Good ads are an art form. Bad adverts are stains left behind when big businesses spunk money up the wall, but I really like that all that money gets collected in a little vial and poured into something I love as much as television. Every McDonald's advert I watch, for instance, represents a large sum of money going from a bad place to a good place, and it's hard not to get a cathartic kind of thrill out of that. That I think it's disingenuous mawkish pap is half the fun. "Sorry, Ronald" I can chide. "I'm not buying it, and I'm not buying your awful papier-mâché clown food, either. Now, get your wallet out, I fancy another series of Black Mirror." Loving a commercial is great, but basically optional. Loving the commercial break? That's just common sense.

by Dan Owen

Who watches TV adverts these days? It was once common to refer to them as being better than the shows they help pay for, but things have changed. Commercials breaks have long been cues for a tea or toilet break, but boffins have found a way to make them completely redundant with the advent of the personal video recorder (PVR). That's a fancy name for your Sky+ box. Or TiVo. Or whatever. You know, the clever little box that killed the VHS cassette and DVD Recorder industry in one fell swoop, which records television and lets you fast-forward through the adverts later. This is technically nothing new, but nobody in the '80s and '90s had enough video tapes to make this way of digesting TV practicable. Not even those oddball kids who asked for a pack of four blank cassettes for their birthday. The losers. (Okay, I was one.)

Why do you WANT to watch adverts on TV nowadays? The world is already full of adverts. They're everywhere. You can't use an app or read a newspaper without an advert being flung in your face. I get my annual quota in the half-hour before a movie starts at my local Odeon. The last thing I want is to willingly sit through adverts with a fat opera singer bellowing at me, a mob of Russian meerkats selling me insurance, or Barry Scott shouting about a garishly-packaged kitchen surface cleaner. You do occasionally get a classic ad—something genuinely witty, clever, or funny—but these diamonds in the rough are immediately posted to YouTube without the need to sit through hours of dirge. Stuff like the drumming Cadbury's gorilla, or the moonwalking Shetlands pony. (If that gorilla ever learns to moonwalk, watch chocolate sales soar.)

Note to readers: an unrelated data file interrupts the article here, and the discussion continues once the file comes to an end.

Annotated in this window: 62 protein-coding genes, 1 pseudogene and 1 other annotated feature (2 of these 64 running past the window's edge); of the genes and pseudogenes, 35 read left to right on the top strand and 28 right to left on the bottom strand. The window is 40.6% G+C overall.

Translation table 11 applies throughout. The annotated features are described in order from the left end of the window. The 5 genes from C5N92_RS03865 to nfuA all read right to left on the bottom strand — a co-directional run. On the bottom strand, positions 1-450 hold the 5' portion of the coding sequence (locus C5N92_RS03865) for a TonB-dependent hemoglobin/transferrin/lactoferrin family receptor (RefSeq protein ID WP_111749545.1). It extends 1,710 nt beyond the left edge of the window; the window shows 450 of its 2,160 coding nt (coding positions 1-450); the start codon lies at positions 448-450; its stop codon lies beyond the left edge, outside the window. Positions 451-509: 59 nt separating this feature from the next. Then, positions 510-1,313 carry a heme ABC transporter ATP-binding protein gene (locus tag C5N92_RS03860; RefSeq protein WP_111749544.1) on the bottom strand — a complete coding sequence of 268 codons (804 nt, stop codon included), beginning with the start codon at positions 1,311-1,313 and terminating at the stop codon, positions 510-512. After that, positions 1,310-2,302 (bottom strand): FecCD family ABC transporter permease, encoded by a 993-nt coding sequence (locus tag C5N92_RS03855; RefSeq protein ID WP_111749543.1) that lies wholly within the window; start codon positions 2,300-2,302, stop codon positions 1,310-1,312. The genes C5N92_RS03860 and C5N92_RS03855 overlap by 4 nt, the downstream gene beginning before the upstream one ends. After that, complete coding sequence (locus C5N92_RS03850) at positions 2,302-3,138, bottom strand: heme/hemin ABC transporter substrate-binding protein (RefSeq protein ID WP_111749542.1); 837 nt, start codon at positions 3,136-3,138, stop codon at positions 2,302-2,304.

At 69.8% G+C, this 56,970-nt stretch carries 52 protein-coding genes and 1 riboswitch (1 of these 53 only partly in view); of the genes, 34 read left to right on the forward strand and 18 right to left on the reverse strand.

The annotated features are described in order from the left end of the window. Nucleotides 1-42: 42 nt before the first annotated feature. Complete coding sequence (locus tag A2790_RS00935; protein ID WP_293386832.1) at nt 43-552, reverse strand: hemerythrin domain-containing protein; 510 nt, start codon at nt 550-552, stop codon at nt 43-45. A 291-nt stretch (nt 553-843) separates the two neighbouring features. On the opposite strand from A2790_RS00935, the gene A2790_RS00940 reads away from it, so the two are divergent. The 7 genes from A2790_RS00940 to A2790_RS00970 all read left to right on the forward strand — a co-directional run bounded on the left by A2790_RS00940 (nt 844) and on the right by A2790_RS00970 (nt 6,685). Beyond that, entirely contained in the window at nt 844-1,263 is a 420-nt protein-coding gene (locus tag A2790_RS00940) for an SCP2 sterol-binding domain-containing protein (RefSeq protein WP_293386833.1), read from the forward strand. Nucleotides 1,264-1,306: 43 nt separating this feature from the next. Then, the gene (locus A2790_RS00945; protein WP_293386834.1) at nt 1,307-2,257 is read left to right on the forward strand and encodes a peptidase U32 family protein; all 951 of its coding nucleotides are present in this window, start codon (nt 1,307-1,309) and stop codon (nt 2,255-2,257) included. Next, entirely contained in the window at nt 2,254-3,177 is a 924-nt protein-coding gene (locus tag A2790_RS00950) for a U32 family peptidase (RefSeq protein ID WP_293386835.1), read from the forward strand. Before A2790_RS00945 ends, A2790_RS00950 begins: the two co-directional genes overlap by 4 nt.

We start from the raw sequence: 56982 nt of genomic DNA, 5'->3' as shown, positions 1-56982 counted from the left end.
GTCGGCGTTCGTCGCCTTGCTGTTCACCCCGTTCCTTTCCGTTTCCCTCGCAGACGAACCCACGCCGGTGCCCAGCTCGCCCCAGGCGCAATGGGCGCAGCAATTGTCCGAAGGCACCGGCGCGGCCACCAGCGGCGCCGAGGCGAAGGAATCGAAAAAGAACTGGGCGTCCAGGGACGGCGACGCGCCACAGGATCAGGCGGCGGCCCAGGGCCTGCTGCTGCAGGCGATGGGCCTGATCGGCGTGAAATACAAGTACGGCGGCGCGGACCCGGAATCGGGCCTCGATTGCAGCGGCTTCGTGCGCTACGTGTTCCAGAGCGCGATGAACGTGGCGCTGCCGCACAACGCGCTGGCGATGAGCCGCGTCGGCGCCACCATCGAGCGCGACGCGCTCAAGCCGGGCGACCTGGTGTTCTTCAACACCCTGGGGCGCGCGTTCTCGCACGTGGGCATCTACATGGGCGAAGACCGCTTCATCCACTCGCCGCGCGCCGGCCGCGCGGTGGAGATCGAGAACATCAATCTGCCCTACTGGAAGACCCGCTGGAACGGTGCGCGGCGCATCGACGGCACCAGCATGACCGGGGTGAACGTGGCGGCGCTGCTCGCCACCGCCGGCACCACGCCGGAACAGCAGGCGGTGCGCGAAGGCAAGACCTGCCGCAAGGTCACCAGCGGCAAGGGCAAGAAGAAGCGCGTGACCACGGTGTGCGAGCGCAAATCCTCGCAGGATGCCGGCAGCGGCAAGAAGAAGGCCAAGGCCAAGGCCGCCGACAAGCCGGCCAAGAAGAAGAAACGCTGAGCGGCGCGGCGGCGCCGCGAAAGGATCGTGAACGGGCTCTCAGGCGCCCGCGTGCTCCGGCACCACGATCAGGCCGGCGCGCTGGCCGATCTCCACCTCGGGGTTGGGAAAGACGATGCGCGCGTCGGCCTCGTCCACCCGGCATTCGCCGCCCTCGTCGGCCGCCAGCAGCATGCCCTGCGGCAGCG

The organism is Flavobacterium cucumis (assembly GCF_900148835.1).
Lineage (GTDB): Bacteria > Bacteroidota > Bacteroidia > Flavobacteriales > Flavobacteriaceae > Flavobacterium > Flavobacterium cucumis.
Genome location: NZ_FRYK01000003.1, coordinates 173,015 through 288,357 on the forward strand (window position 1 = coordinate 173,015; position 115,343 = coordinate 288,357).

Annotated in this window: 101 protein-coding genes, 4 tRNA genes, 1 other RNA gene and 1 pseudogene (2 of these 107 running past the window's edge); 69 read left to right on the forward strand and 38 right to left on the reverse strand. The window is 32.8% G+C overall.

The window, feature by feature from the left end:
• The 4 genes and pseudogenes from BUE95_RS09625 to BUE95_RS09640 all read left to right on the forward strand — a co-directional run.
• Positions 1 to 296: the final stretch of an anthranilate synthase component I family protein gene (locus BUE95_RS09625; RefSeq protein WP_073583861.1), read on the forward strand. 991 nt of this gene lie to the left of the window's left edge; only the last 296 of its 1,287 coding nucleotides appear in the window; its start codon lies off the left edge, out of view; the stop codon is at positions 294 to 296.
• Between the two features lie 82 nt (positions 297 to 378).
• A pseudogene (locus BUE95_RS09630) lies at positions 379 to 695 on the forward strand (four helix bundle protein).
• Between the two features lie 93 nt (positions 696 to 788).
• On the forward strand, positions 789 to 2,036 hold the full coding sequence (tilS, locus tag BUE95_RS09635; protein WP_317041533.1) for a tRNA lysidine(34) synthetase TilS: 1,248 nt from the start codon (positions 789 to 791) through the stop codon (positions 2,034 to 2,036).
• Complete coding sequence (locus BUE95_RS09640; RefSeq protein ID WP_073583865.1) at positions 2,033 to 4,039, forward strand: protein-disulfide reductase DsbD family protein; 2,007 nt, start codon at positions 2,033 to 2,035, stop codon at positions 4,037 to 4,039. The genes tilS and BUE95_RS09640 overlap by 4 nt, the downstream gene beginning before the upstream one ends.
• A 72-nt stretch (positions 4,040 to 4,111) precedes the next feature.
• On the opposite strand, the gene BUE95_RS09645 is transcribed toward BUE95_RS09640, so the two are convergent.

I understand how adverts are a necessary evil to pay for actual programmes, but they feel increasingly pointless given how people in the key 18-35 demographic are avoiding them via PVR recordings, DVD box-sets, or torrents with the commercials edited out. Maybe the future is clever product placement, although that's a whole other kettle of fish...

What Do YOU Think?

You've read the opposing arguments above, but which do you agree with? Cast vote below and perhaps leave a comment with your own thoughts. This week's Argumentelly winner will be decided next Thursday.

Disclaimer: opinions expressed do not always reflect the true thoughts of respective authors, but can exist to inspire debate in readers. Did you have a debating society at school, where you were asked to advocate hunting foxes or giving children Chinese burns? It's like that.